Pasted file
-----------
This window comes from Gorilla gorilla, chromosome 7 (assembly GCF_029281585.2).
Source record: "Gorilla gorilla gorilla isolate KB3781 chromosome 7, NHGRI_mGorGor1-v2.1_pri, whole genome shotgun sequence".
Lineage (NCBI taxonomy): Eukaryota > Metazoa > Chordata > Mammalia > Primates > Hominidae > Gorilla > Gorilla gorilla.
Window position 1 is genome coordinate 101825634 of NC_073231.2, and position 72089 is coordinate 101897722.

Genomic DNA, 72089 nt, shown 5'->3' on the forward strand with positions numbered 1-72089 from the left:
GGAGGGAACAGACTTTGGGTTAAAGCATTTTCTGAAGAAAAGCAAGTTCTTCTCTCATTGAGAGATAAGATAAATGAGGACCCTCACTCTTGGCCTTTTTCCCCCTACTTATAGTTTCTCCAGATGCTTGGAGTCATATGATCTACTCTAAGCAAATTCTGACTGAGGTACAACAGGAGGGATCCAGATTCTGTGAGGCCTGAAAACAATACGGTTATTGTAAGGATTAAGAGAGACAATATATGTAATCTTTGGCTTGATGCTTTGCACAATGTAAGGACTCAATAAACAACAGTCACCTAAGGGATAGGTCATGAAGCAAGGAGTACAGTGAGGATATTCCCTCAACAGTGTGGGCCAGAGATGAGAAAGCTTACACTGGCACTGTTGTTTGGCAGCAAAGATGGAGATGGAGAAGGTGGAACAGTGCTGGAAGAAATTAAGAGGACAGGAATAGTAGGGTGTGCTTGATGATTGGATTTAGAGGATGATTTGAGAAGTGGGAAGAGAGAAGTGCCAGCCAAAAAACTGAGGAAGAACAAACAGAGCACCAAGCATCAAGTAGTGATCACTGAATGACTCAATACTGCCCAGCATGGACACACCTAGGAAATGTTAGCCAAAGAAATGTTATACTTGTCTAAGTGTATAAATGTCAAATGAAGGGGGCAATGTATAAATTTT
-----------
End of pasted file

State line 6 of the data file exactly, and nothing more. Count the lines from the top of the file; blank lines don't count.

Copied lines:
GGAGGGAACAGACTTTGGGTTAAAGCATTTTCTGAAGAAAAGCAAGTTCTTCTCTCATTGAGAGATAAGATAAATGAGGACCCTCACTCTTGGCCTTTTTCCCCCTACTTATAGTTTCTCCAGATGCTTGGAGTCATATGATCTACTCTAAGCAAATTCTGACTGAGGTACAACAGGAGGGATCCAGATTCTGTGAGGCCTGAAAACAATACGGTTATTGTAAGGATTAAGAGAGACAATATATGTAATCTTTGGCTTGATGCTTTGCACAATGTAAGGACTCAATAAACAACAGTCACCTAAGGGATAGGTCATGAAGCAAGGAGTACAGTGAGGATATTCCCTCAACAGTGTGGGCCAGAGATGAGAAAGCTTACACTGGCACTGTTGTTTGGCAGCAAAGATGGAGATGGAGAAGGTGGAACAGTGCTGGAAGAAATTAAGAGGACAGGAATAGTAGGGTGTGCTTGATGATTGGATTTAGAGGATGATTTGAGAAGTGGGAAGAGAGAAGTGCCAGCCAAAAAACTGAGGAAGAACAAACAGAGCACCAAGCATCAAGTAGTGATCACTGAATGACTCAATACTGCCCAGCATGGACACACCTAGGAAATGTTAGCCAAAGAAATGTTATACTTGTCTAAGTGTATAAATGTCAAATGAAGGGGGCAATGTATAAATTTT